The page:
Our spines need to be supple and strong, as daily tasks demand that the vertebrae bend, flex, rotate and side bend. The spine does an amazing job of handling loads straight down the back, but over time, poor mechanics repeated hundreds of times in daily life and activities can cause low back pain. Even more problematic is our forward bending posture, especially with aging. It seems we’re all forgetting to stand up and extend our spines. Our preference for slumping, sitting or driving is very hard on our back ligaments, and at worst, it becomes structural, resulting in bad posture or back problems. The end result is that greater compressive forces are placed on the intervertebral discs.

If you go to a gym, there is an overlooked piece of gym equipment to help strengthen your back. Typically used as a place to hang your gym towel, the Roman chair, looking somewhat like a stand, can isolate and strengthen the spine extensor muscles.

Exercises such as squats and deadlifts help strengthen your back, but the larger hip extensor muscles do much of the work. The lumbar extensors, multifidi (the deepest muscles near your spine) and the quadratus lumborum are the important muscles for spine health, as they help provide stability in the area of the spine most prone to injury. Think of your spine as two stacked boxes, called the vertebrae, with lots of padding between them—the discs, where most back problems begin. The natural curves of your spine help the discs cushion compressive forces.

Any exercises you do should keep spine stability in mind, and be done with muscle control rather than momentum. Avoid excessive range-of-motion movements that damage spinal ligaments or discs. End-range extension, or forceful hyperextension, places the posterior elements of the spine at risk of damage, especially with spinal stenosis or sports hernia.

 To use the Roman chair, you lie face-down, with the back of your ankles supported, and your navel in line with the edge of the pad. Round your back over the pad, slowly extend your torso parallel to the floor so that you are horizontal from your heels to head, hold for one second and lower for three seconds.  ( View video IMG_3055 )
Published in the Idaho Mountain Express June 30, 2017

3 Top Hip and Back Stretches- You don’t have to be sore after a workout

These 3 moves will help you recover and realign after a big day on a bike, 1/2 marathon, or strenuous hikeAll target the hips, to help extend the body upwards and undo much of the tightness of not only the hips, as well as the back, shoulders and calf muscles.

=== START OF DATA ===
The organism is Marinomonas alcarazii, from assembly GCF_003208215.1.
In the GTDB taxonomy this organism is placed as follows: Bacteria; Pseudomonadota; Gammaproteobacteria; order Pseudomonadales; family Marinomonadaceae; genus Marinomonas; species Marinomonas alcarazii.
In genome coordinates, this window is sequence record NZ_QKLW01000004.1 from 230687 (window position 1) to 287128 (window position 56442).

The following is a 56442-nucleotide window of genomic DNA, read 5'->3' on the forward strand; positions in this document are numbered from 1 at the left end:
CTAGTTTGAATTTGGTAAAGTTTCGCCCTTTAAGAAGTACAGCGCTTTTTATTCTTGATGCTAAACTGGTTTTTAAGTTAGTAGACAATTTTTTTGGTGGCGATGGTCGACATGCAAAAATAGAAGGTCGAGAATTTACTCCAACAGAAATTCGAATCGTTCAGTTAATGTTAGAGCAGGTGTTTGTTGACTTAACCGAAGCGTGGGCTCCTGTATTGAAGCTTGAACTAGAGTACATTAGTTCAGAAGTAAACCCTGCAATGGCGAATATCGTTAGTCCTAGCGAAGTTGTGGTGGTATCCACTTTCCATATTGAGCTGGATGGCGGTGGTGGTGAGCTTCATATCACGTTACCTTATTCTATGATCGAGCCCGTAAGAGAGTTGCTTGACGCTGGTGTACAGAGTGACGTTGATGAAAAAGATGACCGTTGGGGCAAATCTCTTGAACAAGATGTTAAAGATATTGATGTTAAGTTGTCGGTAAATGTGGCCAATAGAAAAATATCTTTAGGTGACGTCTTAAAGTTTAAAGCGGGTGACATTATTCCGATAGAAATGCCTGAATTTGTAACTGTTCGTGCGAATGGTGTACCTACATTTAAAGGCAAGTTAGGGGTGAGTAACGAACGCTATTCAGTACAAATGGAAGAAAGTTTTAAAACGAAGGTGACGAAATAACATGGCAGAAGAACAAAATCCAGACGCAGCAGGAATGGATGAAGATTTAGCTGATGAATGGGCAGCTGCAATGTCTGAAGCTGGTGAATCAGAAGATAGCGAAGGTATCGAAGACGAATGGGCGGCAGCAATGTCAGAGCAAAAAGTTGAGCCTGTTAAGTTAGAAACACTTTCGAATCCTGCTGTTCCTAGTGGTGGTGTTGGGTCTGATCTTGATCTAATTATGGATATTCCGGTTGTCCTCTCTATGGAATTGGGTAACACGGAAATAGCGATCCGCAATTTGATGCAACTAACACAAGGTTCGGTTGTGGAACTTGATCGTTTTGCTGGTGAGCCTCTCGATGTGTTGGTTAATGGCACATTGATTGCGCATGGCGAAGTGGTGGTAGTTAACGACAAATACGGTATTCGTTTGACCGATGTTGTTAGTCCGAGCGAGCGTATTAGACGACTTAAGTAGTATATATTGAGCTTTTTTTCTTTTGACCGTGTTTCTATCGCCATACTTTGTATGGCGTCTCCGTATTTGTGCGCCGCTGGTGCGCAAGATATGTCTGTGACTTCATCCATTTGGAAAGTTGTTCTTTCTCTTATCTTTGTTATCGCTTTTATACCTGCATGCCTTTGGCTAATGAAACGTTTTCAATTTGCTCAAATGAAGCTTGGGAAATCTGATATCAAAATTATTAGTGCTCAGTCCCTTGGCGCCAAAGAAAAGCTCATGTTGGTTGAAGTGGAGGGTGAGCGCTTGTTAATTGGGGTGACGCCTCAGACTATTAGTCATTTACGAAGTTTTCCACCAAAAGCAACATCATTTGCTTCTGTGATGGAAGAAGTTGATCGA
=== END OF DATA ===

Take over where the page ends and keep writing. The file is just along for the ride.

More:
Foam rolling, or self-myofascial release can help with athletic recovery

Foam rolling, or self-myofascial release can help with athletic recovery

1.Foam Roll Quads
 
Foam Rolling is a self-myofascial release stretching technique that regenerates and rejuvenates muscles and other soft tissue affected by an overzealous day on a bike, or on the trails.There are 4 quad muscles in the upper leg, and the outer most one, the rectus femoris, when tight, pulls the spine towards the top of the leg, causing hip or back pain, or  hyper-extention of the spine in an effort to stand up straight.Place the roller perpendicular to your thigh and lie over it. Find any sore spot and hold your body weight there for a few seconds until the tissue releases. Roll each leg for one minute. ( If rolling hurts your shoulder, lie on the floor with a tennis ball )
 
A "do-anywhere" great hip, upper back and calf stretch
2. Step Back with Arm Reach
 
This integrated exercise helps realign the entire body by combining a calf and hip flexor stretch, while strengthening the muscles of the upper back and shoulders. Stand with you feet hip-width apart and take a big step back with your right leg. Simultaneously reach the right arm upward.Keep the back leg straight, heel down. Push your hip forward without arching the lower back. Instead, extend from the upper back. Hold for 2-3 seconds. 6-10 reps on both sides.
 
3. Spine Extension The majority of the muscles in the hips originate at the lumbar spine, cross the pelvis, and attach to the top of the femur. This exercise stretches the whole front body,, and spine extensors, undoing much of the forward bending of many activities, plus feels great. Place your hands, fingers pointed down, firmly on your lower back. Inhale, and extend the spine as you lift your chest. Exhale, as you return to neutral posture. Repeat 6-8 times. 
 

Stretch your low back with this standing stretch.

Stretch your low back with this standing stretch.

 
Photos by Hallie MacPherson